Our Lady of Kibeho, Review | Royal & Derngate, Northampton

Named as one of the ‘unmissable’ pieces of theatre by The Guardian, Katori Hall’s ‘Our Lady of Kibeho’ directed by James Dacre, is a an epic undertaking of a true, if almost unbelievable, story.

In 1981 a village girl from the small rural community of Kibeho had her first vision of the Virgin Mary, and whilst she was initially shunned the visions spread to two more girls. The events that took place were incredible and disturbing in their accuracy of their prediction of the Rwandan genocide which was to come just 10 years later. With a topic of such importance and intricacy it is clear from both the script and the direction of the production that much research was undertaken to create what is undoubtedly a stand out play.

The audience were first transported to Rwanda through the simple yet effective set designed by Jonathan Fensom; the plants and flowers framing the stage, the working water pump and the recognisable institutional room, all allowed us to forget that we were in rainy cold Northampton for a couple of hours. The lush lighting along with the cinematic underscore undoubtedly elevated the production and completed the artistic vision. The acapella singing from the actors was exquisite and faithful to the Rwandan culture. The work of composer Orlando Gough and musical director Michael Henry not only intensified the action but also enraptured the audience as it enraptured the girls.

The cultural elements in the play had been accurately and expertly crafted, allowing members of the public who identified with the culture to really resonate to the underlying humanity of the story. Furthermore, the sense of community within the play is strong and the local community ensemble is an addition to the play that brings heart and sincerity to the production. There was an evident buzz from the audience about the nearly all black cast, and the excitement of accurate representation and portrayal on stage was vocalized by those seated around me.

The play has some very obvious central themes such as the role of the Catholic Church in Africa. This was explored skillfully particularly by the male members of the cast, Leo Wringer as the Bishop Gahamayi and Michael Mears as Father Flavia trod the line between satirical comedy and the sinister nature of power and control that men in his position had and still possess. Furthermore the sincerity of Ery Nzaramba as Father Tuyishime and his questioning nature allowed for the topic of religious apparitions to be explored respectfully.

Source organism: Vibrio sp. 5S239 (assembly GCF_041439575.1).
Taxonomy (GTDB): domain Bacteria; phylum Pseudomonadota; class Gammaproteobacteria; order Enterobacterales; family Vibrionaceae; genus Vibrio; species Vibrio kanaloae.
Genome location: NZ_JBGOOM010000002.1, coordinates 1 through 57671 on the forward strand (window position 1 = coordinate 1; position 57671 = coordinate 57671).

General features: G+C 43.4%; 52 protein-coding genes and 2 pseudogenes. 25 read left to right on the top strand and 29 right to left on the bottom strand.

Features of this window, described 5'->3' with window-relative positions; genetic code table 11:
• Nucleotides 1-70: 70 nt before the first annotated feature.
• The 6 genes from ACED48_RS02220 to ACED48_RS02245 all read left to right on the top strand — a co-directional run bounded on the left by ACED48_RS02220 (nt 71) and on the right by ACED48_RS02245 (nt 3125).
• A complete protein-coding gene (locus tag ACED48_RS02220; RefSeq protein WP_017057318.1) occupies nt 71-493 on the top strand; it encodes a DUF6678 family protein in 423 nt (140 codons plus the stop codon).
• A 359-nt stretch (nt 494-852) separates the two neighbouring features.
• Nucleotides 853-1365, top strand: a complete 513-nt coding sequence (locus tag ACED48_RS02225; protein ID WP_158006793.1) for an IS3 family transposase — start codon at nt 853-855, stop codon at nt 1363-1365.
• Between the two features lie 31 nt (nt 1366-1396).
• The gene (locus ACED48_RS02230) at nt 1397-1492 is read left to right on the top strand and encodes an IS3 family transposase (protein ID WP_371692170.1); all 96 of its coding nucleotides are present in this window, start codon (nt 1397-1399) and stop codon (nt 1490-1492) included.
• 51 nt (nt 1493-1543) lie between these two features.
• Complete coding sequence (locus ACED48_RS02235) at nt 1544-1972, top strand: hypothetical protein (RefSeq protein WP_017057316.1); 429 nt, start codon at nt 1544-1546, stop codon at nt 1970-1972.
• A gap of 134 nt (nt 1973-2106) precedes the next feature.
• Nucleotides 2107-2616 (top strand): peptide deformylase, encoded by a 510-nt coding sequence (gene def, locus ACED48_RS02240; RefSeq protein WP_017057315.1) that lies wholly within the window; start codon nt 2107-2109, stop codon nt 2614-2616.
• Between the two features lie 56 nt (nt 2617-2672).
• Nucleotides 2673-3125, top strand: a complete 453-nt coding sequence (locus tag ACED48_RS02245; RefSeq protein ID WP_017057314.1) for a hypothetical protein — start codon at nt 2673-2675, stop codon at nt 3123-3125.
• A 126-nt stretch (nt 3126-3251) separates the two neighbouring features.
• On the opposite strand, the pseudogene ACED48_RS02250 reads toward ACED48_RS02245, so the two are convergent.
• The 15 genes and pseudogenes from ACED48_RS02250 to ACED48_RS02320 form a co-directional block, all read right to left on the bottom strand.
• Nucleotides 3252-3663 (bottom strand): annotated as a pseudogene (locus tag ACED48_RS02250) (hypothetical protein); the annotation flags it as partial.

There was an undercurrent of feminism and the difficulties women face in a male dominated culture, which was certainly relate-able to many of the audience regardless of culture. Michelle Asante as Sister Evangelique was perfect in the role of the sceptical matriarch of the school who both metaphorically and literally shut her eyes against the truth of the girls. The themes of division between men and women, the believers and non-believers, and most significantly the Hutu’s and Tutsi’s were balanced and appropriately subtle so as to emphasise the true reverence for the girl’s experiences.

Our Lady of Kibeho Pepter Lunkuse, Michella Asante. Photo by Manuel Harlan

The stand out actors were of course the three women who played the visionaries Alphonsine (Gabrielle Brooks), Anathalie (Yasmin Mwanza) and Marie-Clare (Pepter Lunkuse). Their humanity shone through throughout and the mixture of innocence and sincerity was evident in their performances, demonstrating a sincere respect for the real women of Kibeho Their inner and external conflict coupled with the everyday humour, allowed the audience to connect with the extraordinary story. Whilst the first act really established the dynamics within the college community, the second act was the stand out in the development of relationships, characters and truly left the audience questioning their own beliefs.

Whilst there were at points small issues with the special effects and the ‘religious apparitions’ moments were at times unbelievable, the difficult subject matter of ‘supernatural’  element was overall successfully handled and complemented the dark undercurrent of the reality of the Rwandan genocide. Our Lady of Kibeho is undoubtedly an important piece of work that is both entertaining and also shines a light on many important messages and realities of Rwandan history.

The play is funny, heart wrenching, filled with warmth and carries a weight of importance that cannot be denied. Do not be deterred by the heavy subject matter, this is a play that will leave you with a sense of how humanity can overcome, I would encourage theatregoers to see this before the run finishes.

Performance: Wed 16 Jan 2019, Royal & Derngate

About Rebecca Francis-Edwards 3 Articles
Rebecca is a drama teacher, actor and all round lover of theatre. She is new to the Northampton theatre scene, however is passionate about supporting the arts and artists. Becky dabbles in all areas of theatre in her spare time, her life really does revolve around the stage!